The SMEs had a choice between two sets of tables they could use to input key product data. If their part of the project used items from the A list, they were supposed to use table A. If their part of the product used items from the B list, they were supposed to use table B. In almost every case, the SMEs used the wrong table, leaving gaps where their information did not conform to the columns of the tables.
A technical writer will periodically need to interview Subject Matter Experts (SME) to gather information about a technical document. More often that not, and especially within the context of software development, most SMEs are engineers and software developers. But they can also be mechanical, electrical and other types of engineers, hardware installers, network engineers, testers, site foremen, call center engineers, field technicians, sales or marketing people, local dealers, etc. One cardinal rule of interviewing an SME is to do your homework well, in advance.
Some years ago, I used to suffer from developer neglect, or to use a more scientific term, from a kind of information exclusion complex. You know what I’m talking about. Developers make updates to the interface, often at the last minute, and don’t let the tech writer know what changed. As a result, the help is wrong and out of date. It’s a frustrating experience from the writer’s perspective.
Content strategists often rely on the specialized knowledge of subject-matter experts (SMEs) to get the job done. But that job isn’t always straightforward; it’s complicated by different perspectives, communication styles, and project goals. Amanda Costello shows us how people skills—and the right mindset—can lead to better collaboration with SMEs and a smoother process from start to finish.
Almost a decade ago, Walkowski's (1991) study of the interaction between subject-matter experts (SMEs) and technical writers focused on the perceptions of software engineers toward technical writers. Her findings gave technical writers insights on how to improve critical relationships with these organizational colleagues. This study partially replicates Walkowski's (1991) study of technical writer-SME interactions, but instead of collecting data from SMEs, we surveyed technical writers themselves. We report perceptions collected from 31 technical writers and contrast them with Walkowski's original findings, offering interpersonal and organizational recommendations for addressing tensions between these groups. By examining both the SMEs' and the technical writers' perceptions of their relationship, we are able to provide a two-sided view of a dynamic and complex interaction. We also argue that participants in the SME-technical writer interaction cannot fully alter their relationship without the strategic supp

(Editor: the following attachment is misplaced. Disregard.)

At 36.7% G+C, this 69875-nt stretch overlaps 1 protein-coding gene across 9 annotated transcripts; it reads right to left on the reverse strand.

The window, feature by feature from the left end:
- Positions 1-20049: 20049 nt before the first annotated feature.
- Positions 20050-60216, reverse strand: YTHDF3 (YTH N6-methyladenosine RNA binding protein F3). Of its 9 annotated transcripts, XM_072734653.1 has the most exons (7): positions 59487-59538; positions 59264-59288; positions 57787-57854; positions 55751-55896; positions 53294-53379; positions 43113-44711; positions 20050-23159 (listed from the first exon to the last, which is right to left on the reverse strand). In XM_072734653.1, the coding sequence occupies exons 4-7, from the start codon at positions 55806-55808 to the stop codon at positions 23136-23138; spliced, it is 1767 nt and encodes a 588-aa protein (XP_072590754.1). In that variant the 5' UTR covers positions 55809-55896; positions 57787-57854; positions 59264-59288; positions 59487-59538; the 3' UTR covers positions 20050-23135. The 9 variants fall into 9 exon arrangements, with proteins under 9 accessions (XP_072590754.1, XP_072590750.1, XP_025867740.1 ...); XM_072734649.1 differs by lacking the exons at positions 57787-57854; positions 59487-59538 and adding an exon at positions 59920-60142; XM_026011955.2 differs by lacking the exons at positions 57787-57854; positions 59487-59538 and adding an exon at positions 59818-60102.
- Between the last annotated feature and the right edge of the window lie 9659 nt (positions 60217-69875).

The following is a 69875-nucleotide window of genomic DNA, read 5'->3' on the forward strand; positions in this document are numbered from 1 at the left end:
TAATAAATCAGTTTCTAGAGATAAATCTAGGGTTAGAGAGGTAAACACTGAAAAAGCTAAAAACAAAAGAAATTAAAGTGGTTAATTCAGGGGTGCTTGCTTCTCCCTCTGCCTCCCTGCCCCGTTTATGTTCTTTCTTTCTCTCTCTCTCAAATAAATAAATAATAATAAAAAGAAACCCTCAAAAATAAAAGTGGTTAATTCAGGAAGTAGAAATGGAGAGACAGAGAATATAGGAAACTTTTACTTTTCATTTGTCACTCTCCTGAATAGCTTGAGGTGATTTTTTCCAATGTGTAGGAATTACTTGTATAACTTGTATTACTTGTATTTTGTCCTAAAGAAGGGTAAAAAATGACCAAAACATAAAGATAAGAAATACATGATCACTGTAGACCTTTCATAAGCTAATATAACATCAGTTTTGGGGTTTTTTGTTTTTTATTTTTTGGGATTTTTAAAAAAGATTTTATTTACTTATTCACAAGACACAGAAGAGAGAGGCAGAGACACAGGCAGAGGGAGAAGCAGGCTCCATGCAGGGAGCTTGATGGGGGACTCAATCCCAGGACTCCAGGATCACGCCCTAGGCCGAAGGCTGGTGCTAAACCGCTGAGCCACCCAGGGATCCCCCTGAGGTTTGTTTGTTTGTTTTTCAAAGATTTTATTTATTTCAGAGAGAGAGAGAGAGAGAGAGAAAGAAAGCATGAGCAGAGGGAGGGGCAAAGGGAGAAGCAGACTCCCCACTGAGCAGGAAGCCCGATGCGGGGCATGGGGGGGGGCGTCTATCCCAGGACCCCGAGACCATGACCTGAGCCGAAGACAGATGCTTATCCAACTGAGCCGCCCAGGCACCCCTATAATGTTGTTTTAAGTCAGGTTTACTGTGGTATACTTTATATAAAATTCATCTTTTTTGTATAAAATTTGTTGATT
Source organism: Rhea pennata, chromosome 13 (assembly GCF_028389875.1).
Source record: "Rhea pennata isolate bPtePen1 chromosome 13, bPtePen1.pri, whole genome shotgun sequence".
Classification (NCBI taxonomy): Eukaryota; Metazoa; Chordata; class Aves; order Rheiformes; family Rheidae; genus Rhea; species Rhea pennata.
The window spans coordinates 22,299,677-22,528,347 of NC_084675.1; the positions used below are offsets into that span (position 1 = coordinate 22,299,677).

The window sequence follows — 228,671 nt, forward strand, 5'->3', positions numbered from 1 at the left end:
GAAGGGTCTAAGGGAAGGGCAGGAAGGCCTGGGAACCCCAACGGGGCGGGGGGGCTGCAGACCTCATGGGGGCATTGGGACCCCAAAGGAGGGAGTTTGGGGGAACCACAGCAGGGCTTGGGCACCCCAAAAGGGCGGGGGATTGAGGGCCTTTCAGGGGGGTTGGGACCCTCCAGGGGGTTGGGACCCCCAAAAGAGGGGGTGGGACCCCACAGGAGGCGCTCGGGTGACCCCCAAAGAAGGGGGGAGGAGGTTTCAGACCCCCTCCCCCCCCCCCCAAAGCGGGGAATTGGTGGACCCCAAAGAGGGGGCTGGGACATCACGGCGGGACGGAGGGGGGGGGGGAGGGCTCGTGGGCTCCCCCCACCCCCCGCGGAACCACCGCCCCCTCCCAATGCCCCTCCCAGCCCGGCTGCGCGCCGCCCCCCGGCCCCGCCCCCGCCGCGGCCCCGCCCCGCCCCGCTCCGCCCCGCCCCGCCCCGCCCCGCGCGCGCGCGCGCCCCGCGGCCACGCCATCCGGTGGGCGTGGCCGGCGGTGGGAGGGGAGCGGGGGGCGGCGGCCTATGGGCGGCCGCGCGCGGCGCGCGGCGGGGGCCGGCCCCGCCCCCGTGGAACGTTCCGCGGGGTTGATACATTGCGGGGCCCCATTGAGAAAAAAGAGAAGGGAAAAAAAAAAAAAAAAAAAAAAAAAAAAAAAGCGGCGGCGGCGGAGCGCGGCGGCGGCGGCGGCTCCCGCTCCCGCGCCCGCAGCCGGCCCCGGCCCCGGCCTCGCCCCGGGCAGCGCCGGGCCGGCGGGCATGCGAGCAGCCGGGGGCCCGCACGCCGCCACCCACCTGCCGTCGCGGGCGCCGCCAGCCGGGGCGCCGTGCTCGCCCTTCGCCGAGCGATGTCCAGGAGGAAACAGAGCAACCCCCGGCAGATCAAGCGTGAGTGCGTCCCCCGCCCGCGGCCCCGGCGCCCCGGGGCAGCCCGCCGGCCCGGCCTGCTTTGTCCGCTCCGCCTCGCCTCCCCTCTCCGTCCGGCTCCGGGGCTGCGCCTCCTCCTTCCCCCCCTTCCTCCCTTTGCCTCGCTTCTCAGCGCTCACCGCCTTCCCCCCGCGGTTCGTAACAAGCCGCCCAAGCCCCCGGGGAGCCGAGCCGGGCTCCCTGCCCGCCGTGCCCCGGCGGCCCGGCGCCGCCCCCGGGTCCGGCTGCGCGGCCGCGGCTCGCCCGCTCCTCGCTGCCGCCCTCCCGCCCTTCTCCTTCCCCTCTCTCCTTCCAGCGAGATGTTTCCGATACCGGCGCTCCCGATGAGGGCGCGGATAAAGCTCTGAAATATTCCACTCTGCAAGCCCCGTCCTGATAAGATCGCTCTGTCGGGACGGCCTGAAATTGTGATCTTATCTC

As technical writers, we are often tasked with writing about a subject or product we know almost nothing about. Sometimes we must create quality documentation on this unfamiliar material within an aggressive time frame. This can be a daunting task, so it’s essential that we get the most from our conversations with the project subject matter experts (SMEs).
Sports doesn’t always parallel life, but here’s one that’s relevant for the season. Although penalties in football are usually looked upon as costly mistakes, they can actually be a good thing — they demonstrate aggressiveness. Holding back your players into a passive, milquetoast attitude can be worse than racking up a half a dozen penalties. Aggressiveness also happens to be an important quality for technical writers, even if it also results in a few social penalties.